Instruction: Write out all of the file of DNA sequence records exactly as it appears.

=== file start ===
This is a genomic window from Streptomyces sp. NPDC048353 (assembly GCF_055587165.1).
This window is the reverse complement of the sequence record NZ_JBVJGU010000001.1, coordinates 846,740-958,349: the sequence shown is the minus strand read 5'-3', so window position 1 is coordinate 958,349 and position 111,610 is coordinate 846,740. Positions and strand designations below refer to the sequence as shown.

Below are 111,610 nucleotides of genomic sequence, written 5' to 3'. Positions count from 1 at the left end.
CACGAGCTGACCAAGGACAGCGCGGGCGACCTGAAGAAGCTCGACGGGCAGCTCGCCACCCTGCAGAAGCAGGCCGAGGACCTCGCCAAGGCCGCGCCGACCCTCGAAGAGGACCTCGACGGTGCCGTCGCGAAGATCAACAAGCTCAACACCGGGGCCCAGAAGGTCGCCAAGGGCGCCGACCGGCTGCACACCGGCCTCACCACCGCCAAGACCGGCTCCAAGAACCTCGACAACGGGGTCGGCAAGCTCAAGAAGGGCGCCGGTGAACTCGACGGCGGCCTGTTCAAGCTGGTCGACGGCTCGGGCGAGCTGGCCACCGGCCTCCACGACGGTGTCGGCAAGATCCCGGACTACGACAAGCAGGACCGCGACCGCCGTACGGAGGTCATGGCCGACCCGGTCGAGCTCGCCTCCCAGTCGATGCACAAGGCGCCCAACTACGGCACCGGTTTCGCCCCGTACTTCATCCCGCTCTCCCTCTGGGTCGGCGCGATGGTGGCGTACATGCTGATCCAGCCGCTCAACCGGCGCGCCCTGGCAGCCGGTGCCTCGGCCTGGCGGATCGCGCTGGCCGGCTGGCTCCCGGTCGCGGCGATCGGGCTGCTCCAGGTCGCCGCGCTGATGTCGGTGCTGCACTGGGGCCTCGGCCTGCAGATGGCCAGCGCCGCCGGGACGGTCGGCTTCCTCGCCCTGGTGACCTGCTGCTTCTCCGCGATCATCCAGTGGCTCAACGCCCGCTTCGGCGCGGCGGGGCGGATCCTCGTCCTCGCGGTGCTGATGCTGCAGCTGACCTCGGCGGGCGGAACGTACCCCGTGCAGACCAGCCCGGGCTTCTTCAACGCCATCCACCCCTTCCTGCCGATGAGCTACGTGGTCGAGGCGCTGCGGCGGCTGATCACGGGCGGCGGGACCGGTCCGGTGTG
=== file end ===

This is a genomic window from Streptomyces sp. NPDC048353 (assembly GCF_055587165.1).
This window is the reverse complement of the sequence record NZ_JBVJGU010000001.1, coordinates 846,740-958,349: the sequence shown is the minus strand read 5'-3', so window position 1 is coordinate 958,349 and position 111,610 is coordinate 846,740. Positions and strand designations below refer to the sequence as shown.

Below are 111,610 nucleotides of genomic sequence, written 5' to 3'. Positions count from 1 at the left end.
CACGAGCTGACCAAGGACAGCGCGGGCGACCTGAAGAAGCTCGACGGGCAGCTCGCCACCCTGCAGAAGCAGGCCGAGGACCTCGCCAAGGCCGCGCCGACCCTCGAAGAGGACCTCGACGGTGCCGTCGCGAAGATCAACAAGCTCAACACCGGGGCCCAGAAGGTCGCCAAGGGCGCCGACCGGCTGCACACCGGCCTCACCACCGCCAAGACCGGCTCCAAGAACCTCGACAACGGGGTCGGCAAGCTCAAGAAGGGCGCCGGTGAACTCGACGGCGGCCTGTTCAAGCTGGTCGACGGCTCGGGCGAGCTGGCCACCGGCCTCCACGACGGTGTCGGCAAGATCCCGGACTACGACAAGCAGGACCGCGACCGCCGTACGGAGGTCATGGCCGACCCGGTCGAGCTCGCCTCCCAGTCGATGCACAAGGCGCCCAACTACGGCACCGGTTTCGCCCCGTACTTCATCCCGCTCTCCCTCTGGGTCGGCGCGATGGTGGCGTACATGCTGATCCAGCCGCTCAACCGGCGCGCCCTGGCAGCCGGTGCCTCGGCCTGGCGGATCGCGCTGGCCGGCTGGCTCCCGGTCGCGGCGATCGGGCTGCTCCAGGTCGCCGCGCTGATGTCGGTGCTGCACTGGGGCCTCGGCCTGCAGATGGCCAGCGCCGCCGGGACGGTCGGCTTCCTCGCCCTGGTGACCTGCTGCTTCTCCGCGATCATCCAGTGGCTCAACGCCCGCTTCGGCGCGGCGGGGCGGATCCTCGTCCTCGCGGTGCTGATGCTGCAGCTGACCTCGGCGGGCGGAACGTACCCCGTGCAGACCAGCCCGGGCTTCTTCAACGCCATCCACCCCTTCCTGCCGATGAGCTACGTGGTCGAGGCGCTGCGGCGGCTGATCACGGGCGGCGGGACCGGTCCGGTGTG